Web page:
Seizing our best opportunity to make the future possible
COP28: Course correction for climate?
November 27, 2023
These are not hypothetical scenarios, but current realities and increasingly likely outcomes of the climate crisis. Consider this: 2022 was one of the hottest years on record. And so were each of the seven years before that.
Confronting this harsh reality underscores the importance of COP.
What exactly is COP?
Our Climate Dictionary offers a succinct explanation:
‘The annual United Nations conference dedicated to climate change, called the “Conference of the Parties” or “COP”, has been organized under the UN Framework Convention on Climate Change (UNFCCC) since 1995.’
COP is shorthand for ‘Conference of the Parties to the UN Framework Convention on Climate Change’, and ‘Parties’ refers to the 198 countries that have signed on to the Convention. The importance of these annual conferences stems from their unique nature, being the primary forum to reach global pacts in the fight against climate change and to create legally binding agreements to boost climate action.
This year's conference is the 28th edition. COP28 takes place in Dubai, United Arab Emirates, from 30 November to 12 December.
To date, these conferences have produced critical milestones, such as the Kyoto Protocol, which introduced the first legally binding emission reduction targets for developed countries, or the Green Climate Fund, a crucial financing mechanism for climate adaptation and mitigation projects in developing nations.
Most notably, at COP21 countries adopted the landmark Paris Agreement, committing to limit global warming to less than 2°C above pre-industrial levels and pursue efforts to further limit it to 1.5°C. The agreement established ‘nationally determined contributions’, or NDCs, in which each Party is required to articulate how they will contribute to reducing greenhouse gas emissions and adapting to climate change impacts.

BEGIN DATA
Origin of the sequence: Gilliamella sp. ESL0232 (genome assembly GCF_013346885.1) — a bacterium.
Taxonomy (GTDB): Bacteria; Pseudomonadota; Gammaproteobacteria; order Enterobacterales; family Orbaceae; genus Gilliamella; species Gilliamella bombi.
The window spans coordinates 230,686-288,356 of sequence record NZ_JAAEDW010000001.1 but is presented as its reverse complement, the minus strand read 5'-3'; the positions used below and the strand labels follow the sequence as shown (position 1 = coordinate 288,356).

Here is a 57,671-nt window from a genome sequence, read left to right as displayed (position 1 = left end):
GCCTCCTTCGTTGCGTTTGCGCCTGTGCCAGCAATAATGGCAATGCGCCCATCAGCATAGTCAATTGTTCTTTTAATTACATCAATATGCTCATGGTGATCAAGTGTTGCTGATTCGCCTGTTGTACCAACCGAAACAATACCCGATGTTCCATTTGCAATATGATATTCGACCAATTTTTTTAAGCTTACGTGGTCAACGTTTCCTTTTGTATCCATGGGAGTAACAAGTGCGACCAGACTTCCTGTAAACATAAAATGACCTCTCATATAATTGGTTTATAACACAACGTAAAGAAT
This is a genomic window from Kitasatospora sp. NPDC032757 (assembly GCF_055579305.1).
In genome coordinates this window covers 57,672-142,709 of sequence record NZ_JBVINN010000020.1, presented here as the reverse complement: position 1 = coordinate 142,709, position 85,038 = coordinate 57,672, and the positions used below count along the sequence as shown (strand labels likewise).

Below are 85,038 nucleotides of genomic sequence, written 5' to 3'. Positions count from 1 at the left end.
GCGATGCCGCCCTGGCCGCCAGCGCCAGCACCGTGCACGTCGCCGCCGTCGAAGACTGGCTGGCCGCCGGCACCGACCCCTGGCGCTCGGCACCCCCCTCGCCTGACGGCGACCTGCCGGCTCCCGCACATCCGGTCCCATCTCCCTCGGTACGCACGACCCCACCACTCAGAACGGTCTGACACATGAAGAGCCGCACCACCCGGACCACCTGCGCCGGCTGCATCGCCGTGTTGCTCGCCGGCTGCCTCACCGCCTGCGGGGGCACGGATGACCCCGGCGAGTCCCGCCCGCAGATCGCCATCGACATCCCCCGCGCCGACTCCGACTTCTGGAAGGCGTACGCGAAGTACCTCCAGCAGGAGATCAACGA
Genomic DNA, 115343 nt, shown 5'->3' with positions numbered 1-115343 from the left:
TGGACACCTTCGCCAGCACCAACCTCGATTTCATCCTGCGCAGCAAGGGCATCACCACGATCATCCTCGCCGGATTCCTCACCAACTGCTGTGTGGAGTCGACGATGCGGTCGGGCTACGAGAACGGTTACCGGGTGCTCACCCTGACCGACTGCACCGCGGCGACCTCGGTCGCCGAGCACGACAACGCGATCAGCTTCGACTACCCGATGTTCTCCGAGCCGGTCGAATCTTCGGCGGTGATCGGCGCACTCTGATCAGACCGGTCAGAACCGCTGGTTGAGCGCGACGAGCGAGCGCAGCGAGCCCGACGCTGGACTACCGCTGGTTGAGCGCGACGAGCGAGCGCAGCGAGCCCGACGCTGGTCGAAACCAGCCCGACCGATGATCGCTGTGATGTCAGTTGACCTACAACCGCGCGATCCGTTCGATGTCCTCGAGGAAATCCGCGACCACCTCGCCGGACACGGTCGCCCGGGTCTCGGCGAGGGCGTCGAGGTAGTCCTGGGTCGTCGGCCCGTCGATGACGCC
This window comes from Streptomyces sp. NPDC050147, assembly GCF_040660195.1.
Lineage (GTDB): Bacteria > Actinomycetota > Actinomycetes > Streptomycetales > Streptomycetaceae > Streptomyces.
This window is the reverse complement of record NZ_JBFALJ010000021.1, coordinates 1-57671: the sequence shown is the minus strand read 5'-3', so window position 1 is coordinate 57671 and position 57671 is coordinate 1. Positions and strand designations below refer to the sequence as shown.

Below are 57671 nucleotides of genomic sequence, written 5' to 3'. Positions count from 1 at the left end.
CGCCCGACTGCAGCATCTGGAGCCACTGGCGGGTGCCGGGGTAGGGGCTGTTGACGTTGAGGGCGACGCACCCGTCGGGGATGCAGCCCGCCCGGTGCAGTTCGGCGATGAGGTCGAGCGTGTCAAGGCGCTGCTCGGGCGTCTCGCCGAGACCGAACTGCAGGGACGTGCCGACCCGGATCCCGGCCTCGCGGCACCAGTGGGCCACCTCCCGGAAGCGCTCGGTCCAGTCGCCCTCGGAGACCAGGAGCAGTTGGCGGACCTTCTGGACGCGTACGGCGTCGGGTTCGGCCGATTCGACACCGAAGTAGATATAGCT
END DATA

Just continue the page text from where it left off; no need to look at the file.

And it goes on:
Other big accomplishments include the Gender Action Plan agreed at COP25, which emphasizes the need for gender-responsive climate policies, and the COP27 decision to establish a loss and damage fund to aid nations in addressing the irreversible impacts of climate change.
What’s on the agenda at COP28?
With a series of meetings and events, COP28brings together government representatives, scientists, international organizations, businesses, Indigenous Peoples, local communities, youth, media, civil society, and influential figures such as Shamma Al Mazrui and King Charles III.
COP28 will mark the conclusion of the first ever Global Stocktake (GST), a 5-yearly exercise designed to assess progress on climate action. The outcomes will guide countries as they prepare their revised NDCs, which are due in 2025 and will outline how they intend to take stronger climate action.
Now is a moment of course correction.
In fact, we already know the GST will show the world is off track. The average temperature of the Earth’s surface is already 1.1°C (2.2°F) warmer than it was in the late 1800s, and we’re getting closer to the 1.5°C threshold, which remains barely within reach. Global temperatures have hit record highs across the world in 2023 and are set to break new records during the next five years, according to the World Meteorological Organization.
The climate crisis is a human rights issue on many levels, and this is a key focus at COP28.
It affects poorer and more vulnerable countries – those that contributed the least to climate change – disproportionately. Approximately 1.5°C warming could drive an additional 122 million people into extreme poverty by 2030. Repeated calls for climate justice across the world are being increasingly acknowledged on the international agenda.
What to expect from COP28?